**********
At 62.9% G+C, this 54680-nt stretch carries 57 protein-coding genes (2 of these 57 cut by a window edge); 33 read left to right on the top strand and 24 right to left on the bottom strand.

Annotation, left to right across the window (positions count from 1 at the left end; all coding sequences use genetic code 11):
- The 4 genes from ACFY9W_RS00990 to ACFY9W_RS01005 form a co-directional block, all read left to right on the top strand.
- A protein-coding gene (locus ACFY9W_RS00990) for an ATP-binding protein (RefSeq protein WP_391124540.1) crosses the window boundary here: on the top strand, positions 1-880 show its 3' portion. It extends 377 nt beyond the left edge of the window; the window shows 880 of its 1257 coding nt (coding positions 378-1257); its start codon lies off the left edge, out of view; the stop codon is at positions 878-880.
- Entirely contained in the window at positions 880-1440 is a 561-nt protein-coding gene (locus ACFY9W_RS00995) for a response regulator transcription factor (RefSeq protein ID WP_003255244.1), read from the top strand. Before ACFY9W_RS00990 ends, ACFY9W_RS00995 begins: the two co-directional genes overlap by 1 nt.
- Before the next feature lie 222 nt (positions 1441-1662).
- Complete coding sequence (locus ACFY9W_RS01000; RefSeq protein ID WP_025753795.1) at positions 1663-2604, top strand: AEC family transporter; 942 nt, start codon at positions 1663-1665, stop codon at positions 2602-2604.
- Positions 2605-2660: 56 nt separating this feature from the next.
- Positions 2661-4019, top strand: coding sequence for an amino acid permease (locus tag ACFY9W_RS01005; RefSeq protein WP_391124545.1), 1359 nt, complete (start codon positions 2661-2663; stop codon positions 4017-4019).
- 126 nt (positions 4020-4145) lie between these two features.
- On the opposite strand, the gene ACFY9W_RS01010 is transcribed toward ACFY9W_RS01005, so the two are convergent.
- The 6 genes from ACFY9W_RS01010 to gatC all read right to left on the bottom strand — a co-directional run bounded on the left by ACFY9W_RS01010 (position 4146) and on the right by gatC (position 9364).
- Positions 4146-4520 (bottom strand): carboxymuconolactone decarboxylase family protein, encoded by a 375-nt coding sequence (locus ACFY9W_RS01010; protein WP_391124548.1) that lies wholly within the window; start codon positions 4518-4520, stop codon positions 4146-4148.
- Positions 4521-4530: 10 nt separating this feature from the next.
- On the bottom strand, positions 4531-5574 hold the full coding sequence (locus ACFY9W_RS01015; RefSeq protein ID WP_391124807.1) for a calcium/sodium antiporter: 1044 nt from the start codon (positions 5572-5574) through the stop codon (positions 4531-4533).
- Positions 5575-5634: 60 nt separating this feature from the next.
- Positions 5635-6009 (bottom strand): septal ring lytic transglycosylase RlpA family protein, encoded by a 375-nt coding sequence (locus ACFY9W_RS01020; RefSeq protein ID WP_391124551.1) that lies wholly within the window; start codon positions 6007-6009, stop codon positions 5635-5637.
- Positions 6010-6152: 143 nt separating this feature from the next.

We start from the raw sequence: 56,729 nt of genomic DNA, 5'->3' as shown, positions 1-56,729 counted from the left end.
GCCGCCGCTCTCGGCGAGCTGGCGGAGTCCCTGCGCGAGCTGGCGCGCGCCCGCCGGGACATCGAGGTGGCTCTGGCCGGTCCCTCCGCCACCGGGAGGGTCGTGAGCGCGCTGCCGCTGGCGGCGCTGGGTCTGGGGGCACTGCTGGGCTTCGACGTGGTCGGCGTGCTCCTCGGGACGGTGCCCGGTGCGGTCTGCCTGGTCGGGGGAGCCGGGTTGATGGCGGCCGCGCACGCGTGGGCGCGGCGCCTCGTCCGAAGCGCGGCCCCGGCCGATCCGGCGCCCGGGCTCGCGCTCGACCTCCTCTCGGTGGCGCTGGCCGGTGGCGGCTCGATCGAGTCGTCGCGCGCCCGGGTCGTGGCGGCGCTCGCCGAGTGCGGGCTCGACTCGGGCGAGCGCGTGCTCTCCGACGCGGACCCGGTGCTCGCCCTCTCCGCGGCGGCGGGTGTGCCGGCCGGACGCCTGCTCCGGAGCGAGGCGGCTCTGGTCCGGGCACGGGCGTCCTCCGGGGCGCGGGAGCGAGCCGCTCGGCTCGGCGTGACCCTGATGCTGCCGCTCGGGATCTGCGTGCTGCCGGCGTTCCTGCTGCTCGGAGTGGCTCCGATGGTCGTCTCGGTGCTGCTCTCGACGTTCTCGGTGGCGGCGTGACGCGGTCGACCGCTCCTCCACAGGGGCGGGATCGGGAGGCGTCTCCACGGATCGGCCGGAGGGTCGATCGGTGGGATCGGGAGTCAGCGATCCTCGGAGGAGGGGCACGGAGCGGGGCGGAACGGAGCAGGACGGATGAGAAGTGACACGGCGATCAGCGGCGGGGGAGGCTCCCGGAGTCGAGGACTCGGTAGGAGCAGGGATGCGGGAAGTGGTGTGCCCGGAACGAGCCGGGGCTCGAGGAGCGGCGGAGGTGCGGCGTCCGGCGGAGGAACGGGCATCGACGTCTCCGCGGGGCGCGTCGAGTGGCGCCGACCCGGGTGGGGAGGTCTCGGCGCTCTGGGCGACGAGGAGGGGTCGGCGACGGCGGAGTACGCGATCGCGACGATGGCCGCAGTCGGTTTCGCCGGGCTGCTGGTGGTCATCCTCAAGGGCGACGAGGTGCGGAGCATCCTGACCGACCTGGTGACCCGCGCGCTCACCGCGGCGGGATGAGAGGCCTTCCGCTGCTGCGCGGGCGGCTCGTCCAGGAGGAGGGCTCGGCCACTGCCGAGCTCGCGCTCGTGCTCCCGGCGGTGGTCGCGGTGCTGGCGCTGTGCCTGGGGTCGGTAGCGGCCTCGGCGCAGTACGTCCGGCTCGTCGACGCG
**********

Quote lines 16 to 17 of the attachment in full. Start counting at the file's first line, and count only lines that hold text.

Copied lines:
- Positions 5575-5634: 60 nt separating this feature from the next.
- Positions 5635-6009 (bottom strand): septal ring lytic transglycosylase RlpA family protein, encoded by a 375-nt coding sequence (locus ACFY9W_RS01020; RefSeq protein ID WP_391124551.1) that lies wholly within the window; start codon positions 6007-6009, stop codon positions 5635-5637.